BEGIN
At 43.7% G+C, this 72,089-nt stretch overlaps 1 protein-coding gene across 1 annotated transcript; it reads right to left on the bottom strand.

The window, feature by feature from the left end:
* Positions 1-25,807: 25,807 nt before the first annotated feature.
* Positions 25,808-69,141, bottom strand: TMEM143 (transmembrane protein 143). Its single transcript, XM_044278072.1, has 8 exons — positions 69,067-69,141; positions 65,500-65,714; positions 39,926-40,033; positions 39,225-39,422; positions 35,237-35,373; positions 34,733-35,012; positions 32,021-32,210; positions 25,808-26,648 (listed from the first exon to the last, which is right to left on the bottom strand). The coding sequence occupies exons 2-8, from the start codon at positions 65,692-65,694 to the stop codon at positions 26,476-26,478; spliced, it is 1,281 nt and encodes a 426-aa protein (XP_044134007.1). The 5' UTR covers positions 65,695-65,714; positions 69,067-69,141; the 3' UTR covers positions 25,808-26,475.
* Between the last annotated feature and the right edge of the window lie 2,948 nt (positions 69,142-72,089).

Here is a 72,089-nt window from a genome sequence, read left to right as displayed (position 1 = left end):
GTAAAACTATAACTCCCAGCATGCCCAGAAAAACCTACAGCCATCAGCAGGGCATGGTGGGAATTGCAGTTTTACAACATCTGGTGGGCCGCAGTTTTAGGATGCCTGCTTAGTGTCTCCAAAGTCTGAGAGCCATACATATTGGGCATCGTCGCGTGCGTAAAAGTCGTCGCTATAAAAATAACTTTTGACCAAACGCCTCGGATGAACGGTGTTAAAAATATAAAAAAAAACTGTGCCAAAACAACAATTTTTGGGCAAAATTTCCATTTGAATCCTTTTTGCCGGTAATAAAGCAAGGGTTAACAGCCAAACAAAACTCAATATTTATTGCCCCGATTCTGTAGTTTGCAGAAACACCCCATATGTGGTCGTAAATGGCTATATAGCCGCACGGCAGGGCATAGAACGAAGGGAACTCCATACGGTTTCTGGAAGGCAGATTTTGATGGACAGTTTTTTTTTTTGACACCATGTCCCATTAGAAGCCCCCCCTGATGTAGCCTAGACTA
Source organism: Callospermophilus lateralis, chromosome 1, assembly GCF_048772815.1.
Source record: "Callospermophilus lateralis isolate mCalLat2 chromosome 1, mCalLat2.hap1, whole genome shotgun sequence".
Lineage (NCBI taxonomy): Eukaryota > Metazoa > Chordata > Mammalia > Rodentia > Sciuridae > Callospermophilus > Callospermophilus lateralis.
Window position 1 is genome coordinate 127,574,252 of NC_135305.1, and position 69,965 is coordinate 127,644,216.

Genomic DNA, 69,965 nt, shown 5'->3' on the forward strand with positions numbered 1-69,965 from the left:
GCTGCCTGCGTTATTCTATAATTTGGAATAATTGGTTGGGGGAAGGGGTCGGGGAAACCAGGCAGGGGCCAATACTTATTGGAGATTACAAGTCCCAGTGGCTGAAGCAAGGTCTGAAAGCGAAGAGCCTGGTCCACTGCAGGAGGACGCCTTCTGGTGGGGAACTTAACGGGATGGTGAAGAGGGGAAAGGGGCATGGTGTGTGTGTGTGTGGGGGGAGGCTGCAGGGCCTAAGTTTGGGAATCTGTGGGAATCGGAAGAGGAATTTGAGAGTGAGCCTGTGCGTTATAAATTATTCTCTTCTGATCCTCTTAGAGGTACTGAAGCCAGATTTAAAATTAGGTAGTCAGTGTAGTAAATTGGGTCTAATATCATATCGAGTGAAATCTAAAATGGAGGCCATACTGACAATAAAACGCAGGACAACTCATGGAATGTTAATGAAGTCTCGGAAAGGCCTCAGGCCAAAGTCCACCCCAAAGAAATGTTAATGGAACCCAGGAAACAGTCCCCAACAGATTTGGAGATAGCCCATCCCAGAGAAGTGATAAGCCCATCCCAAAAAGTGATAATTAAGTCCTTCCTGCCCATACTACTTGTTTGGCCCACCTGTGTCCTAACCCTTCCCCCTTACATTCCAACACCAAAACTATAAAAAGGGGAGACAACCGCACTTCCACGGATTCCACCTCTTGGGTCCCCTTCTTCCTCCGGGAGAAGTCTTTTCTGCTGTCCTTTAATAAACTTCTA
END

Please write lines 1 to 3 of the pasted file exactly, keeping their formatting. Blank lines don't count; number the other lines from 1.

At 43.7% G+C, this 72,089-nt stretch overlaps 1 protein-coding gene across 1 annotated transcript; it reads right to left on the bottom strand.

The window, feature by feature from the left end:
* Positions 1-25,807: 25,807 nt before the first annotated feature.